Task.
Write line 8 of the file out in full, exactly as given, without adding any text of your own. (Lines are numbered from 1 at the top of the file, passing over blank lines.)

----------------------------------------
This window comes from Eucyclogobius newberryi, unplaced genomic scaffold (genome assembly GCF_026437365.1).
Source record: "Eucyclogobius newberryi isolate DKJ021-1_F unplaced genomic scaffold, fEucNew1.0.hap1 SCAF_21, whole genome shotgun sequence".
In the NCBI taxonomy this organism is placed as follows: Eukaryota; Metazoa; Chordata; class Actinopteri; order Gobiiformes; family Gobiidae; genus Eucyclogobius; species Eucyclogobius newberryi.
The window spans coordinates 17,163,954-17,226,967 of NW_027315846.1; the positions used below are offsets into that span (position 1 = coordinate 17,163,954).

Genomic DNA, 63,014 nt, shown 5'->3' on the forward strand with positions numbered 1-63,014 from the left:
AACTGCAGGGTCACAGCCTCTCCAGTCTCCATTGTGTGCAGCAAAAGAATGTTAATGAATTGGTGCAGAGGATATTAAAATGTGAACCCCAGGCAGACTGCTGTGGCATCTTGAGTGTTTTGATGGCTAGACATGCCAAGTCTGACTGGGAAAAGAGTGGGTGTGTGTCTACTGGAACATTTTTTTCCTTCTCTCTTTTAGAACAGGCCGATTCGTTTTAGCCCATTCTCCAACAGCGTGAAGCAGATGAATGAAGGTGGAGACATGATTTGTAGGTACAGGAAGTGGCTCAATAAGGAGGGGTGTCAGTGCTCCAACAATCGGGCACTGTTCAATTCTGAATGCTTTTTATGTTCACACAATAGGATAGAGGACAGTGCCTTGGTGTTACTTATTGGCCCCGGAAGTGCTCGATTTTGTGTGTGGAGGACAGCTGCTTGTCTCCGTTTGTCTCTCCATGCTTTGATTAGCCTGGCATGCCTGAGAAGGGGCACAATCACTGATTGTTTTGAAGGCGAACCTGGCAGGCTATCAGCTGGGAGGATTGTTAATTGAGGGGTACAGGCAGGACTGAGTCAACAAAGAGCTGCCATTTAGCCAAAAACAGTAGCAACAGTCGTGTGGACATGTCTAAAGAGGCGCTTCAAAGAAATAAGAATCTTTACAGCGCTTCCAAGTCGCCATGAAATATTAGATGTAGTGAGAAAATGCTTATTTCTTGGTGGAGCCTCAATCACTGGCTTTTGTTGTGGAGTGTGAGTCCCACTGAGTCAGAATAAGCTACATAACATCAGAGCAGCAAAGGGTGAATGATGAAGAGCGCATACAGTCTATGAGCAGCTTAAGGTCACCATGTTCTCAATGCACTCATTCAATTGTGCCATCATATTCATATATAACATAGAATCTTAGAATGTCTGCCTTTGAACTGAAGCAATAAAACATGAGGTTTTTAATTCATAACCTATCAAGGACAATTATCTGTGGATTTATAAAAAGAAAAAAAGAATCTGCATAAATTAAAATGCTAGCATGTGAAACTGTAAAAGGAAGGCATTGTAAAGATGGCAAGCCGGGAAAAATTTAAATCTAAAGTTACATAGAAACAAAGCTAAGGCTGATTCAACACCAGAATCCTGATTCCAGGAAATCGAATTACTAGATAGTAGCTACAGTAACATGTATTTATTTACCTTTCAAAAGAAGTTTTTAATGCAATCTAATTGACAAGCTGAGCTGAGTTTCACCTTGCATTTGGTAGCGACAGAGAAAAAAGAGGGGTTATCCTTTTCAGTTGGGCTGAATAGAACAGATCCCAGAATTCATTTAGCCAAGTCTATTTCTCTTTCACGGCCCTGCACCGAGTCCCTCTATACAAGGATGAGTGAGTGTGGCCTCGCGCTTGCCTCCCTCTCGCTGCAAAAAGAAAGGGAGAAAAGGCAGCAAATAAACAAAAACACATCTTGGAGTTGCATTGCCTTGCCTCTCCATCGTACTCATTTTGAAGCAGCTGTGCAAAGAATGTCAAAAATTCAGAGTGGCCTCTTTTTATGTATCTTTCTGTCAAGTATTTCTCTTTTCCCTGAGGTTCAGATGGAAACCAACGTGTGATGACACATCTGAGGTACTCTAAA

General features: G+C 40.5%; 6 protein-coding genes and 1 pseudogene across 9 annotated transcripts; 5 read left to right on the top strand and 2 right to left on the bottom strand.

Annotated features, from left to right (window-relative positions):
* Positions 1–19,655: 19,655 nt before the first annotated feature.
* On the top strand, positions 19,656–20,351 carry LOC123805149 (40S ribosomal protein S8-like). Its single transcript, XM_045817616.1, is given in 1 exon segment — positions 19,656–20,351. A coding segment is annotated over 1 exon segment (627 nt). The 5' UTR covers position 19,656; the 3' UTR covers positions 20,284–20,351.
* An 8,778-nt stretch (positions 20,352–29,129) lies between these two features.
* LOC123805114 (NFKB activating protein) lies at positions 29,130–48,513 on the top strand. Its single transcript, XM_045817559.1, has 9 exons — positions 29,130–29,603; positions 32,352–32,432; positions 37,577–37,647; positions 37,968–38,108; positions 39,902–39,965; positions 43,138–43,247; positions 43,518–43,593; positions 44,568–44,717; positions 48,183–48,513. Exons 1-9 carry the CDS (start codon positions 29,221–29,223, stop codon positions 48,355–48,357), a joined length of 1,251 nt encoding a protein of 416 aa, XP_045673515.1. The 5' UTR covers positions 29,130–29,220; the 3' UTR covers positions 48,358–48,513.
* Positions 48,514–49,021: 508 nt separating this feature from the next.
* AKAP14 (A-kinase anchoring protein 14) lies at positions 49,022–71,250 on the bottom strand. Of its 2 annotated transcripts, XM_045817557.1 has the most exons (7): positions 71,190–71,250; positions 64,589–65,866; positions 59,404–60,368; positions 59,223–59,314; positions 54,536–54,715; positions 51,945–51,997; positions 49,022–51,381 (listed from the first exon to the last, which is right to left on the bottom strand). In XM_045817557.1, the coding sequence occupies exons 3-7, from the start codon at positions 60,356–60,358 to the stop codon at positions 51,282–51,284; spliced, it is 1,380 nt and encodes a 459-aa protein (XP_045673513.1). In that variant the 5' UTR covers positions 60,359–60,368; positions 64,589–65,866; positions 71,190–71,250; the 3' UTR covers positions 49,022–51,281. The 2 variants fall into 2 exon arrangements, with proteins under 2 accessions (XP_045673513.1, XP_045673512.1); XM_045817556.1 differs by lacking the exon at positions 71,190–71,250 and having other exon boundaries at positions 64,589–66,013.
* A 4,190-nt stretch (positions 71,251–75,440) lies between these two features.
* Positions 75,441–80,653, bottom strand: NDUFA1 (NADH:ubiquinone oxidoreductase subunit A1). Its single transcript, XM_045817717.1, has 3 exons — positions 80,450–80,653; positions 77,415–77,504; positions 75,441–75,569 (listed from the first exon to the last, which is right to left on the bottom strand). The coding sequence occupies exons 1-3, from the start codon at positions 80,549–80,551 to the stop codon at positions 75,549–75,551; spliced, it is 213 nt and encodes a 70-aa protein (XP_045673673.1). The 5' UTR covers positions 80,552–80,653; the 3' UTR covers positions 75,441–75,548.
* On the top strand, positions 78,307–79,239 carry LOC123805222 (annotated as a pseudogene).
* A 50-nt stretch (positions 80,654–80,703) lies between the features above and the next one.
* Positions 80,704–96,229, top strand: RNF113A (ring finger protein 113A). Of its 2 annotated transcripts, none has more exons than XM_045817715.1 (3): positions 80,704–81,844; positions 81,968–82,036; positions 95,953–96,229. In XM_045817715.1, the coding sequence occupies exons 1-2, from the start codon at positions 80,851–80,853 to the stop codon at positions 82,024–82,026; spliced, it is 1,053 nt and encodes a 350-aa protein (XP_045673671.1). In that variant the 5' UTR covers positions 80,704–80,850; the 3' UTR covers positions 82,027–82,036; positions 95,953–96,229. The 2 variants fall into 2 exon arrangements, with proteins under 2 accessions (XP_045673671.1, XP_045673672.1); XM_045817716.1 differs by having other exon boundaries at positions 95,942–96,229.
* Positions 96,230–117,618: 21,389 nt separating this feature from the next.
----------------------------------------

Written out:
Annotated features, from left to right (window-relative positions):